Thursday, January 3, 2013

Ubuntu for smartphones: Better late...?


Yes, I am sure you have heard the news yesterday... Ubuntu for smartphones! Great news, right? Here's the official video hosted by non other than Mr. Mark Shuttleworth himself. This video is particularly interesting because it sums up what 2012 meant for Ubuntu, what milestones have been achieved (from a highly optimistic lens, I might add) so far and where it's headed moving forward:

So it's all good and dandy, right?... Well, maybe not so. As exciting as this announcement is, as amazing and drooling it may be for us techies, it's just that, an announcement. Is it any different to what we have already seen about Ubuntu TV or Ubuntu for Android? Will it become a reality this time?

If everything goes smoothly (which is never really the case), we should start to see Ubuntu smartphone(s) early 2014. Even in a perfect World in which Ubuntu would be released 100% ready and bug free, with all applications available and fully functional, I am afraid it would still be too late.


We have seen vast improvement in Android during 2012. Just a few months after Android 4 was released, we turned into 2012, and during its twelve months, everything about Android and its ecosystem matured exponentially. From stability and performance to UI design and the corresponding standards solidifying around the HOLO interface, Android finally became the stronger contender to iOS. Flexibility, openness and customization had always been Android strengths, but during 2012 they aligned with a robust, much more secure and faster OS. Along with that came tons of improvements to Google's own apps, the most popular being Google Now, Google Maps, Google+, Google Earth 3D, Gmail and Google Drive. However, Google did not settle at the OS or application level, they pushed like crazy to expand the ecosystem, improving and polishing the incredible Google Play store, which now sells all kinds of media in a wide array of countries. As if that was not enough, Google made a strong effort to make its own line of devices grow, and now the Nexus brand is very popular Worldwide, not just in smartphones, but also in tablets.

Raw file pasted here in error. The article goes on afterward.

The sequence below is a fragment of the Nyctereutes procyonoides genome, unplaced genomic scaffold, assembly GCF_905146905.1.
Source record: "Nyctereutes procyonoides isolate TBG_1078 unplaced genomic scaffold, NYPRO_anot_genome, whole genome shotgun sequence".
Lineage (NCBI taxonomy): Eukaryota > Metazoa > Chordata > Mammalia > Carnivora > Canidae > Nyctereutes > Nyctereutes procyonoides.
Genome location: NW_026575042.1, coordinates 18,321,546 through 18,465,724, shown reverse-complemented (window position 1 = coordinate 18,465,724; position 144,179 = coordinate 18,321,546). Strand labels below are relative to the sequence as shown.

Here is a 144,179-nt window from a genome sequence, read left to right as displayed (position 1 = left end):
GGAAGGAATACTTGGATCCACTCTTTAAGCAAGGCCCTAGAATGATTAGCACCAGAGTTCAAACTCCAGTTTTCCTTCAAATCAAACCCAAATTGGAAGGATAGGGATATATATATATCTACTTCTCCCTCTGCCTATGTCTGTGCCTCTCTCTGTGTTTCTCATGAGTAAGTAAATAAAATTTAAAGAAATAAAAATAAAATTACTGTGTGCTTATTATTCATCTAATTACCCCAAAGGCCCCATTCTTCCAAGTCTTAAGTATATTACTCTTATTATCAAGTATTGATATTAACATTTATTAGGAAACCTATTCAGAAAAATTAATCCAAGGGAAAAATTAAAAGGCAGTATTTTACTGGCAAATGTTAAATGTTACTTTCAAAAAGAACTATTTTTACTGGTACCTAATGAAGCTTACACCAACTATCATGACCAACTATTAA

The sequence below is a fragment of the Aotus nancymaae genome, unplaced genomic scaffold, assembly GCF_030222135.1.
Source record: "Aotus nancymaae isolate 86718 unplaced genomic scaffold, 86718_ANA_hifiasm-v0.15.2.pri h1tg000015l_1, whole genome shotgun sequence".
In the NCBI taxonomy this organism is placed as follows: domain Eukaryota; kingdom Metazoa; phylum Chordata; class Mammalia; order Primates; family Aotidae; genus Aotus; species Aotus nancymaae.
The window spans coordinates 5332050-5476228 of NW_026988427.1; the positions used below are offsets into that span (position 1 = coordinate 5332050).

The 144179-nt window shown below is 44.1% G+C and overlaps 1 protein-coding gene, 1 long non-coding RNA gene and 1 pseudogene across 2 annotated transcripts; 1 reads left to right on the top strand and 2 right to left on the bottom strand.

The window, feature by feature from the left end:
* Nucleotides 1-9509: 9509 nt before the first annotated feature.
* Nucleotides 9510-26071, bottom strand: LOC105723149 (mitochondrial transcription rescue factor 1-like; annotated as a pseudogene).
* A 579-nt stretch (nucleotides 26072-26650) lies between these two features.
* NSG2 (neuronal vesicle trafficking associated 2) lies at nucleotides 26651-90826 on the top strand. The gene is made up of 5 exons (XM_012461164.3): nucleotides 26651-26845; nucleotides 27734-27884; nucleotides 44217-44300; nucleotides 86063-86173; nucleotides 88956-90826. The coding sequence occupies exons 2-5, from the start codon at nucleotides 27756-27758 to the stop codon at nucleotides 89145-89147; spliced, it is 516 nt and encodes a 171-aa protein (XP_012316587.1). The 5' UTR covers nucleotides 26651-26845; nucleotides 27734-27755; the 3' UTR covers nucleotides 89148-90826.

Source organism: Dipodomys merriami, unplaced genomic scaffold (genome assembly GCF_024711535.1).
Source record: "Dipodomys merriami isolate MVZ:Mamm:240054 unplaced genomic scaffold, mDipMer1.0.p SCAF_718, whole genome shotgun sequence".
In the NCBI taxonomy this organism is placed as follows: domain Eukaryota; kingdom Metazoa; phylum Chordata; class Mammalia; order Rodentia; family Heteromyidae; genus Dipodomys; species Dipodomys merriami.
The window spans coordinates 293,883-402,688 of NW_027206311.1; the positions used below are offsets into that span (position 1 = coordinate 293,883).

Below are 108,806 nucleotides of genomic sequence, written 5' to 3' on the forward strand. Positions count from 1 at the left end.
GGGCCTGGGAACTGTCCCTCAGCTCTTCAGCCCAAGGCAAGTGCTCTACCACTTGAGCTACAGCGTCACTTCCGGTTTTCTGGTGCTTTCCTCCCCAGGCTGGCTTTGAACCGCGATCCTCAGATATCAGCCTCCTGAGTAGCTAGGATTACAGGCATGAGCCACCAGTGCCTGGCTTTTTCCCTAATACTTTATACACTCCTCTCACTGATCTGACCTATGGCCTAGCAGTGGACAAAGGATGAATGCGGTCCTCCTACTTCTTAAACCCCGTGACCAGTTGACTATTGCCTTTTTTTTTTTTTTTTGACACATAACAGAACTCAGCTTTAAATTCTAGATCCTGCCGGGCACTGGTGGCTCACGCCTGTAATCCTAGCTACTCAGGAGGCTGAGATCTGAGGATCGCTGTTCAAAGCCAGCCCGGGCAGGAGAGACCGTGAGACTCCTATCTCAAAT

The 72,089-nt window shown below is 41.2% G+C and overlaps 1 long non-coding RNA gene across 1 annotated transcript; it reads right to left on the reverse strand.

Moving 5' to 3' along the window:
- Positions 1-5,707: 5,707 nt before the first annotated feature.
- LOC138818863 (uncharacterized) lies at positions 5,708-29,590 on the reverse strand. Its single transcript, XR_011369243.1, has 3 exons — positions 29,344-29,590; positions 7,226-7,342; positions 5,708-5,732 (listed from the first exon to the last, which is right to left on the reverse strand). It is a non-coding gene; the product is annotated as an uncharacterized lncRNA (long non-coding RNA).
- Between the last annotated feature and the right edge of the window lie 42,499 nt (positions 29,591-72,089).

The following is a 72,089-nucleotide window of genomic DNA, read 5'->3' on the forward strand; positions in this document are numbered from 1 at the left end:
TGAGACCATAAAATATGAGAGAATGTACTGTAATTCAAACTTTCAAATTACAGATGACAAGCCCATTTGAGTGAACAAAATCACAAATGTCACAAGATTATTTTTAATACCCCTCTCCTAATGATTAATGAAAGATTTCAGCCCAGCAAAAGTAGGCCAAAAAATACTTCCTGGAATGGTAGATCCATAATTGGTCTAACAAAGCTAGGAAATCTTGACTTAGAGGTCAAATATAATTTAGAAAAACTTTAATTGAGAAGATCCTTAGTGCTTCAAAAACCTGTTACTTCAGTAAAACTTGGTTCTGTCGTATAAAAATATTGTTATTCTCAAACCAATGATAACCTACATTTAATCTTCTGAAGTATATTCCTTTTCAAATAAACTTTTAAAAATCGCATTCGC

Long story short, today there are two very well defined and fully mature ecosystems available, with a third one coming together pretty fast, Windows Mobile. Microsoft and their many partners are pushing hard to make Windows Mobile another strong contender, and it's hard to argue they will fail. Like Google, they offer a wide array of services, as well as native integration with the most popular desktop OS available today. Certainly, the Windows Mobile ecosystem is still a bit immature compared to the two big dogs out there, but I believe it will be on par, or at least fully mature, come 2014.

That leaves us with three incredibly strong contenders by the time Ubuntu for smartphones should be ready to hit the market, but that's not it. RIM will present its much renewed Blackberry 10 OS in just a few days, and they seem in a good position to regain some of the enterprise leadership they had not so long ago. Last, but not least, it's important to remember that there are other open alternatives already available and ahead of Ubuntu, such as OPEN WEBOS, which has HP support and already has version 1.0 available and working Alphas:

Also, let's not forget about MOZILLA OS.